The recent unveiling of Microsoft’s new Surface tablet highlights how quickly we’re moving into new, highly mobile era of computing. Marc F. Bernstein, former superintendent of Bellmore-Merrick Central High School District and Valley Stream Central High School District in New York, wrote in an opinion piece for Newsday that schools should be moving as quickly as possible into the new digital era.
“The traditional, antiquated model – 25 to 35 students sitting in tidy rows with a single teacher in the front of the classroom – now can and should be replaced by a blend of interactive online education and face-to-face teacher-student interactions focused upon a motivating curriculum,” Bernstein said in the piece. “You would’ve thought the technological revolution would have already had a greater impact on schools. But so far, its impact has largely been limited to providing Advanced Placement courses in smaller, rural communities, computer labs and the occasional incorporation of laptops into individual classrooms.”
Bernstein writes that the high cost of education has resulted in public education being threatened. He believes that to move forward and improve, it will take changes in the instructional method rather than organizational changes to the schools and districts.
Bernstein proposed high school courses with online lessons and teacher-directed lessons, with each occurring on alternate days. This is something like the flipped classroom method, in which students watch lectures via computer and then spend classroom time doing “homework” or collaborative projects.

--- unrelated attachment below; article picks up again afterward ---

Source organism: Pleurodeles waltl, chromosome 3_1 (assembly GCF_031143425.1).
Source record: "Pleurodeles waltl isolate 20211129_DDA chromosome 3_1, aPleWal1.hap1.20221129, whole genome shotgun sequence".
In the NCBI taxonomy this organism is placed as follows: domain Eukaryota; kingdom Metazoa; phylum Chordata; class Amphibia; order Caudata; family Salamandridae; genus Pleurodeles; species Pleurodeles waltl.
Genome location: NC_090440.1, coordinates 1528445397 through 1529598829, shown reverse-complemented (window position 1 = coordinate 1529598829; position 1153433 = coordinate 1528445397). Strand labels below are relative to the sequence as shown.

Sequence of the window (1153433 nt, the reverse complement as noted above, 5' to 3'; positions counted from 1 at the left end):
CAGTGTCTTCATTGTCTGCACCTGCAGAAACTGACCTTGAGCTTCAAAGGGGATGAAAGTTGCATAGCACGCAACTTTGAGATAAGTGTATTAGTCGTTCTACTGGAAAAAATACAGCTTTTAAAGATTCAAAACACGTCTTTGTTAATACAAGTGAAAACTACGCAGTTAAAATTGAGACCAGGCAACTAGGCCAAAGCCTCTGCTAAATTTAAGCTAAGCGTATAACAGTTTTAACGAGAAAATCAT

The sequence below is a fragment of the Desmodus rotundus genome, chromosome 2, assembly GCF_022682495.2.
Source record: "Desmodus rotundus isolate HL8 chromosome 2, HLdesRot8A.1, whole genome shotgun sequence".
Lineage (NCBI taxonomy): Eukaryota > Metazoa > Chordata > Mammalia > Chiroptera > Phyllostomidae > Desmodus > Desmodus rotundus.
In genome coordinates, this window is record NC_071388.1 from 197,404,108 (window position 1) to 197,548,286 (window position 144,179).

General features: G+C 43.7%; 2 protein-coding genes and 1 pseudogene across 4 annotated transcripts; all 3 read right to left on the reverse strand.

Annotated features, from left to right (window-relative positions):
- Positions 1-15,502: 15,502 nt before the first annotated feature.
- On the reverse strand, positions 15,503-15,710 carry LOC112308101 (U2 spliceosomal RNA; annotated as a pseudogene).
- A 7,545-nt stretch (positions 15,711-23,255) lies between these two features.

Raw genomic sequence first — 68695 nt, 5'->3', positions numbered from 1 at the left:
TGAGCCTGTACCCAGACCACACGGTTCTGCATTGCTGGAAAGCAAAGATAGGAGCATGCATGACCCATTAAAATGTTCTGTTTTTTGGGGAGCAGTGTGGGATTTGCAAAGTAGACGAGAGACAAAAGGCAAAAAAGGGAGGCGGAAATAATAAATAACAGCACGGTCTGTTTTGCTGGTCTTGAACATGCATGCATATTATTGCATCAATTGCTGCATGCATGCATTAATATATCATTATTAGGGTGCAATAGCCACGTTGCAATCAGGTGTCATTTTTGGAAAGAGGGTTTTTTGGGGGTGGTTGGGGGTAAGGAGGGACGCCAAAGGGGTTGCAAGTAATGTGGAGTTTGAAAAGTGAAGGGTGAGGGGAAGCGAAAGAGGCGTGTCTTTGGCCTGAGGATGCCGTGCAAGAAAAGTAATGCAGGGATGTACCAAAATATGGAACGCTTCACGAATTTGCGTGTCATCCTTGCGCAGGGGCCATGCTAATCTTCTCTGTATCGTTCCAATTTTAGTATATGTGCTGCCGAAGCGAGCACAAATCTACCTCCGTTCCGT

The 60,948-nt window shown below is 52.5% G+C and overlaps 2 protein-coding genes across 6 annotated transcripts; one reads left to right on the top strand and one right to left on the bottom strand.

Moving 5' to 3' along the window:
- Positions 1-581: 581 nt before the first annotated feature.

“This technological revolution must come to public education if America’s children are to be competitive in the global economy,” Bernstein said. “Our students are ready to embrace interactive online learning, as long as they don’t lose the crucial human element provided by excellent teachers.”
One example of where technology could go a long way toward helping a school save time and hopefully improve educational outcomes is in Arizona. The Mesa Public School District is asking voters to approve a $230 million bond to fix aging schools, purchase buses and bring in new classroom software and other technology.
Schools could save time and space with the use of technology as a teaching tool, but the district said it can no longer rely on the state’s School Facilities Board to help with technology procurements or facility repairs, the news source said.
What kind of positive effect do you think technology could have on schools? Do you see classroom management running through technology as a viable approach? Tell us what you’re thinking!